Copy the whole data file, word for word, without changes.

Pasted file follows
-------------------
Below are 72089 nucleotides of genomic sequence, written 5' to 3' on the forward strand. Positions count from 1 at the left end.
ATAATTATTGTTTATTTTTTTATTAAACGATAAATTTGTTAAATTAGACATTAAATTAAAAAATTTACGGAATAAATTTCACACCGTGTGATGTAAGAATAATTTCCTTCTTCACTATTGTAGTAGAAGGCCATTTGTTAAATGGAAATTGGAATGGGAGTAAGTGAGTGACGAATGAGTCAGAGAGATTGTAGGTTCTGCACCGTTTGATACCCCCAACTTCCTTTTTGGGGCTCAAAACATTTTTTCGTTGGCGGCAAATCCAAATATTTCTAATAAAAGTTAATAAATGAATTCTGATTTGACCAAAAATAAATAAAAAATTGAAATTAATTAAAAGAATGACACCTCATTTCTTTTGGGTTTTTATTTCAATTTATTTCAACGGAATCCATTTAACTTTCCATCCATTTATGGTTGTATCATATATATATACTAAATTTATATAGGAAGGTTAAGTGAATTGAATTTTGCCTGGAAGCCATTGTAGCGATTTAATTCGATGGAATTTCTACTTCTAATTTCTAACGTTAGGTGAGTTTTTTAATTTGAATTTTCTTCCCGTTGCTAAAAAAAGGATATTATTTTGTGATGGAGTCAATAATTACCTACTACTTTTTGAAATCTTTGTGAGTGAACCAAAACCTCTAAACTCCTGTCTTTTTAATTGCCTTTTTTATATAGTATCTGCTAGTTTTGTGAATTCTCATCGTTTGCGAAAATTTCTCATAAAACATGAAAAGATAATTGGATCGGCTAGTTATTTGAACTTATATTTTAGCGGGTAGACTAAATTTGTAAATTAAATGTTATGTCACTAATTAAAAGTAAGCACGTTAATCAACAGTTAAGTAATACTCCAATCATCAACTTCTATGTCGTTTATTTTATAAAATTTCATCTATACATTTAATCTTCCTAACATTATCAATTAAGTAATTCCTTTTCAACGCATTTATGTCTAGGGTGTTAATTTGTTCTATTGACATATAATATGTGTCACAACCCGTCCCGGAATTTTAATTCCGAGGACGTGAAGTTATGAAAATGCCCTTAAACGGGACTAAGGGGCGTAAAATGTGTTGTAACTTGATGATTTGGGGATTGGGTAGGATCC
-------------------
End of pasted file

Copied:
Below are 72089 nucleotides of genomic sequence, written 5' to 3' on the forward strand. Positions count from 1 at the left end.
ATAATTATTGTTTATTTTTTTATTAAACGATAAATTTGTTAAATTAGACATTAAATTAAAAAATTTACGGAATAAATTTCACACCGTGTGATGTAAGAATAATTTCCTTCTTCACTATTGTAGTAGAAGGCCATTTGTTAAATGGAAATTGGAATGGGAGTAAGTGAGTGACGAATGAGTCAGAGAGATTGTAGGTTCTGCACCGTTTGATACCCCCAACTTCCTTTTTGGGGCTCAAAACATTTTTTCGTTGGCGGCAAATCCAAATATTTCTAATAAAAGTTAATAAATGAATTCTGATTTGACCAAAAATAAATAAAAAATTGAAATTAATTAAAAGAATGACACCTCATTTCTTTTGGGTTTTTATTTCAATTTATTTCAACGGAATCCATTTAACTTTCCATCCATTTATGGTTGTATCATATATATATACTAAATTTATATAGGAAGGTTAAGTGAATTGAATTTTGCCTGGAAGCCATTGTAGCGATTTAATTCGATGGAATTTCTACTTCTAATTTCTAACGTTAGGTGAGTTTTTTAATTTGAATTTTCTTCCCGTTGCTAAAAAAAGGATATTATTTTGTGATGGAGTCAATAATTACCTACTACTTTTTGAAATCTTTGTGAGTGAACCAAAACCTCTAAACTCCTGTCTTTTTAATTGCCTTTTTTATATAGTATCTGCTAGTTTTGTGAATTCTCATCGTTTGCGAAAATTTCTCATAAAACATGAAAAGATAATTGGATCGGCTAGTTATTTGAACTTATATTTTAGCGGGTAGACTAAATTTGTAAATTAAATGTTATGTCACTAATTAAAAGTAAGCACGTTAATCAACAGTTAAGTAATACTCCAATCATCAACTTCTATGTCGTTTATTTTATAAAATTTCATCTATACATTTAATCTTCCTAACATTATCAATTAAGTAATTCCTTTTCAACGCATTTATGTCTAGGGTGTTAATTTGTTCTATTGACATATAATATGTGTCACAACCCGTCCCGGAATTTTAATTCCGAGGACGTGAAGTTATGAAAATGCCCTTAAACGGGACTAAGGGGCGTAAAATGTGTTGTAACTTGATGATTTGGGGATTGGGTAGGATCC